Anonymous, Los Angeles
It's understandable that you want to steer clear of this client out of a natural desire to protect yourself. But as you point out, it's in your best interest to work with her.
Here's something to think about: One of the most underutilized weapons in the arsenal against bullies is telling them the truth about the way they make you feel. This executive's intimidating style is likely a kind of armor, a personality trait she's developed to keep everyone at a distance, protecting her from feelings of vulnerability and intimacy.
Paradoxically, labeling that behavior as scary and admitting that you are afraid can defuse even the biggest bullies. It makes them self-conscious and (if you're lucky) a bit apologetic--emotions that represent progress in the case of such people.
What do you think would happen if you said, "Lady Macbeth (or whatever her name is), you may not realize this, but lots of people, including me, are afraid to talk to you because you tend to jump all over an idea before hearing it out. I've got some new services I'd like to tell you about, but I've been reluctant to do so even though you're one of our best customers"?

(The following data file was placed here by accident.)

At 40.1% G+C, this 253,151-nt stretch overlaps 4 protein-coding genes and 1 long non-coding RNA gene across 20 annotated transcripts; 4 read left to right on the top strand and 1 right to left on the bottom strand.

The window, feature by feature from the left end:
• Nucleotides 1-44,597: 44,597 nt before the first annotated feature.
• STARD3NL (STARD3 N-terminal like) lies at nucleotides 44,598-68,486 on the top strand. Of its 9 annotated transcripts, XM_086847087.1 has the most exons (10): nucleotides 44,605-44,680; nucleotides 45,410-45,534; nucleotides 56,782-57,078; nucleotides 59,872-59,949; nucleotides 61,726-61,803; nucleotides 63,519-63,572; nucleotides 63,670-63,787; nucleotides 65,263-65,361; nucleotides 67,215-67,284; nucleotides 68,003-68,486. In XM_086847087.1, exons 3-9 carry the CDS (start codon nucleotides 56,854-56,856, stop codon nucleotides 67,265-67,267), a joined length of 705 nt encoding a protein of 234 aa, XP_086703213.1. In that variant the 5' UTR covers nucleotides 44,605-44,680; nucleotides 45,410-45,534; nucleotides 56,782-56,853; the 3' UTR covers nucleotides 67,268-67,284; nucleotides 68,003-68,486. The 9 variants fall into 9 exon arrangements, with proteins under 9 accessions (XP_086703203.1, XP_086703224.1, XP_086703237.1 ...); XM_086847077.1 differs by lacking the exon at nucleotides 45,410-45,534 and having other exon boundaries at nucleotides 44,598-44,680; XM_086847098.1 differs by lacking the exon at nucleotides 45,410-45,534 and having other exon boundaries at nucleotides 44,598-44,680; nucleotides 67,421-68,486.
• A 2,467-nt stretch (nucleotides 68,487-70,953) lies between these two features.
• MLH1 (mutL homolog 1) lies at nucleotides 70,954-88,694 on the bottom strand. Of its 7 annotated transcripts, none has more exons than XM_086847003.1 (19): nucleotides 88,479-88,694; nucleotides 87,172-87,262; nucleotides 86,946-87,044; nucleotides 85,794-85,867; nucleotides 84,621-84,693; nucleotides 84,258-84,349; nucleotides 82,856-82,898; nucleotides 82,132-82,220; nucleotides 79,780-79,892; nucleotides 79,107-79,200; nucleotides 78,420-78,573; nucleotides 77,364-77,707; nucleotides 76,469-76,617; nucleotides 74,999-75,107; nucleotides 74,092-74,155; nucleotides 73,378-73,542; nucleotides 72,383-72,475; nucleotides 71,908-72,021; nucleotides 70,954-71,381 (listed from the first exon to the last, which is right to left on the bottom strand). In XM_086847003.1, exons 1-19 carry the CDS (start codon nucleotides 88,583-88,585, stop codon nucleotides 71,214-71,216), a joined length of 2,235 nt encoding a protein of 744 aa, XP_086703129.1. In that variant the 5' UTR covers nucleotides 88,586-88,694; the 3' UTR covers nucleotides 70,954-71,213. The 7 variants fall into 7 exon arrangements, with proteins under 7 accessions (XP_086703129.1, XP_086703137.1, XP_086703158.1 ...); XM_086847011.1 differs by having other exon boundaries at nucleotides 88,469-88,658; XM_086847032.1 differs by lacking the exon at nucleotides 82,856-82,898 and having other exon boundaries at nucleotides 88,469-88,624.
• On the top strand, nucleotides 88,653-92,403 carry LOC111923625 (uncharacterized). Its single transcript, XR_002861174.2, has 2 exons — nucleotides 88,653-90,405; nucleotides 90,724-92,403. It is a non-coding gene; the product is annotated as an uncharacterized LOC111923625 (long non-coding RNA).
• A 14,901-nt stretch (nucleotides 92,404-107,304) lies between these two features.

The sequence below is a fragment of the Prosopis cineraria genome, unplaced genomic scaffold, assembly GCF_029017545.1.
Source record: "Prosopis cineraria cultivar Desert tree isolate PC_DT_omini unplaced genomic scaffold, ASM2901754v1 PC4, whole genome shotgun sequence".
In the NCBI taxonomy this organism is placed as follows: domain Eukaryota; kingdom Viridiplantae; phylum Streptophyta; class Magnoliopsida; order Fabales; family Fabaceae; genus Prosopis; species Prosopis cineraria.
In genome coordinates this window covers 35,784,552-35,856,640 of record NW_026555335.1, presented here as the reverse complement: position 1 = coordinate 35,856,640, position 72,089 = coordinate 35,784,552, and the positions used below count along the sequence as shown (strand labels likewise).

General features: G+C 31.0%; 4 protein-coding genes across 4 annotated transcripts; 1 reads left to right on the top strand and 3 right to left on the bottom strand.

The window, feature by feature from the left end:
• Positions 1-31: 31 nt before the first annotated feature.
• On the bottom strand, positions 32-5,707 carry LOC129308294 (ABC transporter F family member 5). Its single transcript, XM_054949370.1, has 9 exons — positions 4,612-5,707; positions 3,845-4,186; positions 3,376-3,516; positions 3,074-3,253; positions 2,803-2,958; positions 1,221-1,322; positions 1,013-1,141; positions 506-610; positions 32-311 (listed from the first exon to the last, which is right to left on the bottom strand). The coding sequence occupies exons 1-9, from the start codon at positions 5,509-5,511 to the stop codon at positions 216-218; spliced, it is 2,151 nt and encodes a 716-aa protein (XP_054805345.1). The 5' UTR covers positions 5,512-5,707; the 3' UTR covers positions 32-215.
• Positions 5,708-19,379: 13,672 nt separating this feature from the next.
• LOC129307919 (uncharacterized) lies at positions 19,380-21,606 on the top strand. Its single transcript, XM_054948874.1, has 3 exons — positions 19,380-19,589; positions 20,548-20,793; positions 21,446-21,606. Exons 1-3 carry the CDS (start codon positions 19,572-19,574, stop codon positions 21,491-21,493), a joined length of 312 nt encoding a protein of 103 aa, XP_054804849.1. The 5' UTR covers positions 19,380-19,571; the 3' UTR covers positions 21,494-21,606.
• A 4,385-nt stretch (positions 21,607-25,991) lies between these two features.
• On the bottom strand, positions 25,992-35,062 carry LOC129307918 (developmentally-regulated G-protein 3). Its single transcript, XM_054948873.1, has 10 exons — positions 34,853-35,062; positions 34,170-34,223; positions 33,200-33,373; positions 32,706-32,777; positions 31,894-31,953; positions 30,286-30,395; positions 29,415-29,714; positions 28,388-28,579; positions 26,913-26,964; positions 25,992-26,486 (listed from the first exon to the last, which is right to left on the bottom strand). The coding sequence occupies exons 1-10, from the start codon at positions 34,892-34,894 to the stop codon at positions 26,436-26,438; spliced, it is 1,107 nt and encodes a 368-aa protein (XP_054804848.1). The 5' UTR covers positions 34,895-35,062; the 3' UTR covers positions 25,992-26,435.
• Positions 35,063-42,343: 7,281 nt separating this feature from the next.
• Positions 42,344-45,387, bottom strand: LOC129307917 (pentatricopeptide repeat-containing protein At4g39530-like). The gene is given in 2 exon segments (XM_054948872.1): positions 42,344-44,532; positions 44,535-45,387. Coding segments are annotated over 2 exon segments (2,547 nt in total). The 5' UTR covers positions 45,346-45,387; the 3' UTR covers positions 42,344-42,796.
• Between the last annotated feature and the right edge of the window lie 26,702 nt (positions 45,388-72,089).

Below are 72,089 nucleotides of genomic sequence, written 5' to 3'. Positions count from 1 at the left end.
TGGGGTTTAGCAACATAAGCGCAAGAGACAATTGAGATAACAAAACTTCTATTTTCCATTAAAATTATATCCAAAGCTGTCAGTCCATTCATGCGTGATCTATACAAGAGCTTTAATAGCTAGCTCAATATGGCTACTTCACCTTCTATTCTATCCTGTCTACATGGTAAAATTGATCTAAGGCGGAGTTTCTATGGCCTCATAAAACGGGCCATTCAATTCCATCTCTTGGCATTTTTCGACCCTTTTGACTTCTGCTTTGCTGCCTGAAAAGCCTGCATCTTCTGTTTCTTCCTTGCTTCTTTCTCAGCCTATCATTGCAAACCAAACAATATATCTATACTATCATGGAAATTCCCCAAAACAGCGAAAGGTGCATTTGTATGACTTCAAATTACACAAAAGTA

Hearing the truth about what her behavior evokes in you may even provide this executive with a self-revelatory moment. If not, it's at least likely to give you a window of opportunity to convey your message until the wall goes up again.I have a female co-worker who's a little too friendly. Usually, I can ignore it, but the situation is starting to get uncomfortable.
There must be an epidemic of avoidance going on. Just as the previous questioner's instinct was to sidestep the bullying client, you're ignoring the seductive colleague. And that may be part of the problem: Even the language of your question--"a little too friendly"--suggests this. If your reaction to her is as vague as your description, she may think that you're giving her a green, or at least a yellow, light. Unless you want to stay uncomfortable, you're going to have to have a real conversation with her. Start with something like, "I could be misinterpreting things, but...." And take it from there, clearing up any ambiguity while making sure she knows you like working with her. Kerry J. Sulkowicz, M.D., a psychoanalyst and founder of the Boswell Group, advises executives on psychological aspects of business. Send him questions at firstname.lastname@example.org.